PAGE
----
Queen of a serious sultry stare, it is only right that Charlotte Tilbury has an eyeliner that creates the look in seconds. Brilliant for all parts of the eye, this one is particularly good in the waterline – expect it to roll on and stay put for hours.

£19, available at Charlottetilbury.com.

Best Waterproof Liquid Eyeliner: Too Faced Better Than Sex Easy Glide Waterproof Liquid Eyeliner

Whether you’re diving into a pool or a hot steamy encounter (as the name might suggest), Too Faced’s Better Than Sex waterproof liner is a product you can rely on. It promises to stay put up to 24 hours without smudging, budging or fading. 

£18, available at Cultbeauty.co.uk.

Best Eyeliner For Cat Eyes: Tom Ford Eye Defining Pen

Two liners for the price of one, really. The dual-ended pen has a thicker side for a more graphic finish, or a finer side to help you get the line snug against your lashes. Genius.

£46, available at Lookfantastic.com.

Best Brown Liquid Eyeliner: Byredo Eyeliner in Practical Brown

It might be under-the-radar but Byredo’s liquid eyeliner is beloved by any and all who try it. This brown hue is particularly flattering and lends a gentle shimmer to eyes for a soft, sultry effect. Plus, it’s vegan too. 

£31, available at Selfridges.com.

Best Smudge Proof Eyeliner: Gucci Stylo Contour Des Yeux Eyeliner

As well as looking extra chic in your make-up bag, Gucci’s eyeliner is waterproof, offers pigmented colour and truly stays put for hours. You can use it for flicks, in the waterline or even buffed in as an eyeshadow, plus there are lots of different colours to try.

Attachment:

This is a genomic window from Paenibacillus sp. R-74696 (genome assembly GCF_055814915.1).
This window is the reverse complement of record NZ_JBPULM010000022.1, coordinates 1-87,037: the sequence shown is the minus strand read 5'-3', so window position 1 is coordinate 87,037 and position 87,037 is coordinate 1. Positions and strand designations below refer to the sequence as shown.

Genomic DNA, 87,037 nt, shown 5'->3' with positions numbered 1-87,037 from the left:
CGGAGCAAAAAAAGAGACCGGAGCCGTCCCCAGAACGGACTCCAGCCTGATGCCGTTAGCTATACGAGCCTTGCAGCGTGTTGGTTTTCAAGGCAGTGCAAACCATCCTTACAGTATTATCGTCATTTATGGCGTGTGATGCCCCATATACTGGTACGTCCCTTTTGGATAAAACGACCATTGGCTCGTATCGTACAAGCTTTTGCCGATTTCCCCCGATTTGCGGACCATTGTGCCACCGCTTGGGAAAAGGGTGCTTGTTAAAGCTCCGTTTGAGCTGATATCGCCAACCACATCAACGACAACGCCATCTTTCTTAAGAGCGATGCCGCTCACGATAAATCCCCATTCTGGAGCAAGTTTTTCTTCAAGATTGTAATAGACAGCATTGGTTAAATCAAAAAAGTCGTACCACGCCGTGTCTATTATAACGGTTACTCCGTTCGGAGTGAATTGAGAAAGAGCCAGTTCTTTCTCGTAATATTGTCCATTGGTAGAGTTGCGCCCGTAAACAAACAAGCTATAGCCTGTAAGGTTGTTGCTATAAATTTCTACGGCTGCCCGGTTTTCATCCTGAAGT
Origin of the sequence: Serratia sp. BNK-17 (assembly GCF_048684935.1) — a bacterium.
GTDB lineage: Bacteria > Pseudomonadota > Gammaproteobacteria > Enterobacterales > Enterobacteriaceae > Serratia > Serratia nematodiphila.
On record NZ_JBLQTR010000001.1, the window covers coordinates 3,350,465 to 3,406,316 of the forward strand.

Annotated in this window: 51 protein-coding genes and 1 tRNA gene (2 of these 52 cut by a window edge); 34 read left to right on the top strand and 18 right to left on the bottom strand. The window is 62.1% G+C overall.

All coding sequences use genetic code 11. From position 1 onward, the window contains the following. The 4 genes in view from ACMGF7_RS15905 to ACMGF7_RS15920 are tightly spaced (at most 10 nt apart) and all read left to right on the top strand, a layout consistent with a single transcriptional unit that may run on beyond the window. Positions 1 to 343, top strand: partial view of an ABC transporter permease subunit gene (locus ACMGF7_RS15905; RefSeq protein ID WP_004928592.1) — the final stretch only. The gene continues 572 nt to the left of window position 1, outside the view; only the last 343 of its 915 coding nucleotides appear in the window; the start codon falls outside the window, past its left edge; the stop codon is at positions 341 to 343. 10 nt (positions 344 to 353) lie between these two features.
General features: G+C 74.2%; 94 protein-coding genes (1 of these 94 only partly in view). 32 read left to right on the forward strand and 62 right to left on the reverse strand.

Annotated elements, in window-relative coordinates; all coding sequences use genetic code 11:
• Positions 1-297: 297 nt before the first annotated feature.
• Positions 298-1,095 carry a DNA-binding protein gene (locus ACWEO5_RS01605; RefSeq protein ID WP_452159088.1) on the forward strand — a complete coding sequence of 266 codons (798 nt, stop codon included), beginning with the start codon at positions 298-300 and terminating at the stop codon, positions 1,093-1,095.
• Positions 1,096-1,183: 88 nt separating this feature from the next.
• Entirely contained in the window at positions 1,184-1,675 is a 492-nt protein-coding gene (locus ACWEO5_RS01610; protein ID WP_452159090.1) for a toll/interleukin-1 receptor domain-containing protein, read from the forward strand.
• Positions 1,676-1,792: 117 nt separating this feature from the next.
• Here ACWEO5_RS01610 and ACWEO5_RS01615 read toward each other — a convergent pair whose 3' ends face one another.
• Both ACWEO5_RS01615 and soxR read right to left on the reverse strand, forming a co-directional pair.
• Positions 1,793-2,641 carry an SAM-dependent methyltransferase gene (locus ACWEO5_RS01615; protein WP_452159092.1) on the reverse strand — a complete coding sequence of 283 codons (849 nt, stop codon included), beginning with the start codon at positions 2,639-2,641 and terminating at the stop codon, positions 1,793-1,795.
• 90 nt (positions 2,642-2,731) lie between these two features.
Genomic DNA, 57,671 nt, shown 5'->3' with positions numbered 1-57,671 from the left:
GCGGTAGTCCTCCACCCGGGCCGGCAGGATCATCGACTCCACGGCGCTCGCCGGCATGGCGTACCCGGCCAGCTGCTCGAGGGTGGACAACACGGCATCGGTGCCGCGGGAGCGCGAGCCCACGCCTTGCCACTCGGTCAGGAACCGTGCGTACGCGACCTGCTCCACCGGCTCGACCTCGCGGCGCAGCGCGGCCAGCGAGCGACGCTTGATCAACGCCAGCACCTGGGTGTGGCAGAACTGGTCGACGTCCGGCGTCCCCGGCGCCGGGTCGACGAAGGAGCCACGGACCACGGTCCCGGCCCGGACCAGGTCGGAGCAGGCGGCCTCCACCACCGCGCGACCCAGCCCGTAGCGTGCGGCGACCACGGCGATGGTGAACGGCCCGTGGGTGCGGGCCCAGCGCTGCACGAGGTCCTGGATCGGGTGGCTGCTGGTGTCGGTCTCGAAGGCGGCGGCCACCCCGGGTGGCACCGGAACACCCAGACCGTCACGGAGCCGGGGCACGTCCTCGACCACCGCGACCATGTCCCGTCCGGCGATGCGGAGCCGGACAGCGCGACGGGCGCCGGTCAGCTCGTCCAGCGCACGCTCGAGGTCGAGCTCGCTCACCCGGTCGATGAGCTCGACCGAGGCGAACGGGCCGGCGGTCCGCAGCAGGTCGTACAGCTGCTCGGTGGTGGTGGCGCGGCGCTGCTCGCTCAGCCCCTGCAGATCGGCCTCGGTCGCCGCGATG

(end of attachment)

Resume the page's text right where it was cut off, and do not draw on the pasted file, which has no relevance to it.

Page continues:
£24, available at Selfridges.com.

Best Eyeliner Felt Tip: Pat McGrath Labs Perma Precision Liner

A favourite of Vogue beauty and lifestyle director Jessica Diner, this liner is rich in pigment but effortless to use. Perfect for a more defined wing.

£26, available at Net-a-porter.com.

Best Eyeliner For Sensitive Eyes: La Bouche Rouge Le Kôhl Noir

Developed without microplastics and with 98 per cent natural origin ingredients, this is a good bet for those who have sensitive eyes. It delivers impactful colour in both the waterline and around eyes. 

£26, available at Net-a-porter.com.

Best Brush Eyeliner: Bobbi Brown Long-Wear Gel Eyeliner

An industry favourite, Bobbi Brown’s Long-Wear Gel Eyeliner has a budge-proof formula and inky black finish. Use the finest brush you can find for perfect precision.

£21, available at Johnlewis.com.

Best Coloured Eyeliner: Dior Diorshow On Stage Liner

From pink to green, Dior’s coloured eyeliners are the best in the business. The brand’s make-up artist, Peter Philips, regularly uses them backstage for the iconic looks he creates for the shows, plus the flexible felt tip is super easy to use. 

£28, available at Selfridges.com.

Best Waterproof Eyeliner: Stila Stay All Day Smudge Stick Waterproof Eyeliner

A true cult classic, you’ll find this handy pen rolling around in many a make-up artist’s kit. The super-smooth tip helps you glide across your lash line with zero tugging or pulling for a neat flick.

£16, available at Lookfantastic.com.

Best Supermarket Liquid Eyeliner: Maybelline Express Eye Liner

Quick to dry but still bold in colour, this liquid liner combines the rich pigment of an ink well with the ease of a felt tip. It’s purse-friendly, too.

£5.10, available at Feelunique.com.

Best Vegan Eyeliner: Kat Von D Tattoo Liner

Tattoo by name, tattoo by nature, this liner is ideal for those who simply cannot be touching up their make-up once it’s on. Fully waterproof, its staying power is near legendary.

£18, available at Boots.com.